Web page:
- Speaking of science, we learn biologists, when confronted with the corpse of an alien, run away.
- Aborting aliens is an everyday occurrence that is not worth mentioning to fellow crew members, none of whom have really done anything but follow your commands.
- After having your stomach ripped open and an alien ripped out, you can still walk, scream and run away.
- Black goo can turn you into one of the infected from ’28 Days Later’ or give you eye fish. Whatever.
- It’s possible to leave an alien planet on an alien ship to find the original aliens, with nothing but a vaguely headless android and a sense of revenge. Food and water are not necessary.
- People in impressive recorded videos, from four years before, know the positions, even seating-wise, of the audience members in the present.
- When casting for old men, it’s better to take a good-looking middle-aged actor and let a retarded bonobo loose in the make-up room with the actor tied to a chair.
- Sex between two extremely beautiful specimens of humanity is not worth showing, even vaguely, in a movie focused on beautiful visuals.
- Military trained pilots can immediately detect the entire basis for alien buildings from casual glances.
- Geologists who map complex cave-systems using fancy round robots, who are in constant contact with the ship, who have a live-feed hologram of the entire cave, can still get lost.
- When making the greatest scientific discovery in the history of our species, it’s not important to be in awe, celebrate, or show normal human emotion that would convey how enormous it is.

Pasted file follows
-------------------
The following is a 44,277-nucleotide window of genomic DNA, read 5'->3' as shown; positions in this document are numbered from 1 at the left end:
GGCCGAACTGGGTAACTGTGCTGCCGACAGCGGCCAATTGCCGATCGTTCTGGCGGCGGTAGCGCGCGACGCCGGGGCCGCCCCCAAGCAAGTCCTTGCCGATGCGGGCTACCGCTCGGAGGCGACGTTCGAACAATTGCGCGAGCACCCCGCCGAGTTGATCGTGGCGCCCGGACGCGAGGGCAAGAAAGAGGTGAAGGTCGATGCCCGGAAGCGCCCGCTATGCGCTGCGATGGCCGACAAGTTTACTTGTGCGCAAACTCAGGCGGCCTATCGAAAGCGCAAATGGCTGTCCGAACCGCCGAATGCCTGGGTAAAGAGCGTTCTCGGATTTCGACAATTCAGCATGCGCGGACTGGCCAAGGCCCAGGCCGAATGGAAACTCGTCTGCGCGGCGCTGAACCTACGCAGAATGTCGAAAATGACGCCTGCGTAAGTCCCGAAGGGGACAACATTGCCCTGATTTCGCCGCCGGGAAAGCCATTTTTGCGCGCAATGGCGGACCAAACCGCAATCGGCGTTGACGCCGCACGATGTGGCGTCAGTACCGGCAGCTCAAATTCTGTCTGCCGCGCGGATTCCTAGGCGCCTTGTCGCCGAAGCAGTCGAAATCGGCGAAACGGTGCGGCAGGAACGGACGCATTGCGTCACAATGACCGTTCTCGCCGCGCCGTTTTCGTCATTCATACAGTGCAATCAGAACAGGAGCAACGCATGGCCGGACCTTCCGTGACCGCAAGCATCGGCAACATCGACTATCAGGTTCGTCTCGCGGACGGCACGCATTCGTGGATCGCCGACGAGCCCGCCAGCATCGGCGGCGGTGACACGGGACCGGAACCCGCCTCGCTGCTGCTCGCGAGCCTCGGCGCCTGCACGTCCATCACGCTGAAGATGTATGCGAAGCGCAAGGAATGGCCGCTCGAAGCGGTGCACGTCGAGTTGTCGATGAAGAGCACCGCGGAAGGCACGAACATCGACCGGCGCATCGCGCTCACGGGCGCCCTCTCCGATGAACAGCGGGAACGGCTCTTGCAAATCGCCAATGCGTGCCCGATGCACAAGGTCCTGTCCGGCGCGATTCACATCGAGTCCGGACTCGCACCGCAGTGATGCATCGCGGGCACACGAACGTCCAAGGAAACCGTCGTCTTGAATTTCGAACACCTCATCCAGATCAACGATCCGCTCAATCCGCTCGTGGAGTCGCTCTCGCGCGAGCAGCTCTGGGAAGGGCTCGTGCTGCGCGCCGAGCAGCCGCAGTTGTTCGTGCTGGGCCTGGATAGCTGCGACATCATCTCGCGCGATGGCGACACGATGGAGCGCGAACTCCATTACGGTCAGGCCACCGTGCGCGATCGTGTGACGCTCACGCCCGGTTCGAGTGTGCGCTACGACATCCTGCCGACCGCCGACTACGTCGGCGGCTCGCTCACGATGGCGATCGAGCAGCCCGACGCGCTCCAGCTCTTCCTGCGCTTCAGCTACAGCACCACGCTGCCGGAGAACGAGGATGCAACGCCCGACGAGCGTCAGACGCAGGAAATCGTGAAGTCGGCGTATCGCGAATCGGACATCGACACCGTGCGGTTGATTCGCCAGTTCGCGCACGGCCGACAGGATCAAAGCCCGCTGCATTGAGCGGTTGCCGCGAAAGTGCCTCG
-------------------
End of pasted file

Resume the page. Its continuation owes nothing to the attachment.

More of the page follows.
- Sprouting nonsense statements like “I choose to believe” is something a scientist from the future will say because we all know science is based solely on personal choice.
- After one day of investigating an alien building, because there was no friendly alien there, ready to tell you all its secrets, it is necessary to turn to alcohol.
- Androids will kill humans to test a vague scientific theory.
- It’s not necessary to tell anyone you’re pregnant with an alien baby creature monster. Indeed, it’s necessary to treat everyone as if they’re trying to harm you, despite them having given you no reason to think that and despite the possibility that they would probably want to help you.
- Biologists will stick their hands into cobra-snake-penis monster aliens but run away from long-dead headless alien corpses.
- It’s ok to take your helmet off, despite the fact that oxygen is only one aspect of what makes breathable air and doesn’t mean there aren’t alien bacteria and spores that could probably kill you (since we have no defenses having never been to this place before)
- It is necessary to allow your android to press as many buttons as possible on an alien artifact.
- It is completely fine to walk into a foreign, alien place without armed protection because … science.
- You shouldn’t take it personally or even care when the person funding your missions says he’s dead but then isn’t. And then he really is.
- People have different surnames to their daughters, despite the daughter conveying every reason to think she’s not married (get billions of light-years away from Earth, sleep with good-looking men because they ask if you’re a robot).
- Science has decided there isn’t that much difference between billions and millions of miles because… lightyears.
- Running in a straight line is the only strategy from a donut-shaped ship that is collapsing perfectly on its side.